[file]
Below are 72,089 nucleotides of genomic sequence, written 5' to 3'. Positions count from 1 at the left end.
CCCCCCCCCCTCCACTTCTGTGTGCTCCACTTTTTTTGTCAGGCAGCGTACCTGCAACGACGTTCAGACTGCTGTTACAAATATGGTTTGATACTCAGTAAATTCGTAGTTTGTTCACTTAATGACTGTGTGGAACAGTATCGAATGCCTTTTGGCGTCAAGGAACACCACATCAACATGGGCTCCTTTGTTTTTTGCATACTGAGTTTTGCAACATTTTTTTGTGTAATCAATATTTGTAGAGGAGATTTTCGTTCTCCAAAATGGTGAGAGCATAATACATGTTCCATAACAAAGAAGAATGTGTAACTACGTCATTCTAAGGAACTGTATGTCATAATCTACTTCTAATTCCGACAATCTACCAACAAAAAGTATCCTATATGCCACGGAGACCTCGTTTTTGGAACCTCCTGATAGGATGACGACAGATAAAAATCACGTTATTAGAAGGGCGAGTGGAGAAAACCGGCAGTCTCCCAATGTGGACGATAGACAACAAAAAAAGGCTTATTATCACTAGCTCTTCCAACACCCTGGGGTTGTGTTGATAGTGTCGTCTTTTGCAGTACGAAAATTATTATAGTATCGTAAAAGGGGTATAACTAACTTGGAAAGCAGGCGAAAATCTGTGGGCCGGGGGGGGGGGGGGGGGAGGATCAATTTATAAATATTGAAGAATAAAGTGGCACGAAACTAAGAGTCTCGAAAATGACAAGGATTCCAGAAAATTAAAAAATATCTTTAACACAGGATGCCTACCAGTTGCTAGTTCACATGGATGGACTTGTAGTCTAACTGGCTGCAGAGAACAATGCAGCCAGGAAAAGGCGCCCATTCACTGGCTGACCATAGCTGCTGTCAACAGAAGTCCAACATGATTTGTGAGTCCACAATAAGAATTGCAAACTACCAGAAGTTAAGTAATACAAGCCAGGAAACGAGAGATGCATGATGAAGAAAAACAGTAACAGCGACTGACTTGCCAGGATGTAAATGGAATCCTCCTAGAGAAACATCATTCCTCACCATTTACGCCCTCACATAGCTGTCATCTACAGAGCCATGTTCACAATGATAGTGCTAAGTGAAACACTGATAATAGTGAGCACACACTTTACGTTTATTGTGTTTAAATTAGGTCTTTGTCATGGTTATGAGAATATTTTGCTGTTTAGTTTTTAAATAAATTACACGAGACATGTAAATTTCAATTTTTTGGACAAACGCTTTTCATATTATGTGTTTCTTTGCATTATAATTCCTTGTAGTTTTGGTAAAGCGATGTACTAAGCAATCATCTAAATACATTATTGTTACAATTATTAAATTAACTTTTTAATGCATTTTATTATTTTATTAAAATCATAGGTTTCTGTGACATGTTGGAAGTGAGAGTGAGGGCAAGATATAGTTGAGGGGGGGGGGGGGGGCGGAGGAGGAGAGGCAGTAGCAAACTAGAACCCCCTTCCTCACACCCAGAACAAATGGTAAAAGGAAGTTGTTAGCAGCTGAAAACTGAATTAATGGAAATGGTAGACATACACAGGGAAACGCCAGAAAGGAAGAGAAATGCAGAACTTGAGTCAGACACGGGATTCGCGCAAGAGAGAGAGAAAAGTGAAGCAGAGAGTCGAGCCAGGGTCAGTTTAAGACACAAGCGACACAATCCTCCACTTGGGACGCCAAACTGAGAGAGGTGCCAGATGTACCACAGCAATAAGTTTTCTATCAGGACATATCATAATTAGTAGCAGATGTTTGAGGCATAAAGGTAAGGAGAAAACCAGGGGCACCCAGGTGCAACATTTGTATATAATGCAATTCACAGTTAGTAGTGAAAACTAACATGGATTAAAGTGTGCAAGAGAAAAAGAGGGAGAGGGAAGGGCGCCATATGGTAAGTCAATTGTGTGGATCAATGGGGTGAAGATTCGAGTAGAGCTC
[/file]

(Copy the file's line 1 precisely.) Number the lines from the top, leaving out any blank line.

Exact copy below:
Below are 72,089 nucleotides of genomic sequence, written 5' to 3'. Positions count from 1 at the left end.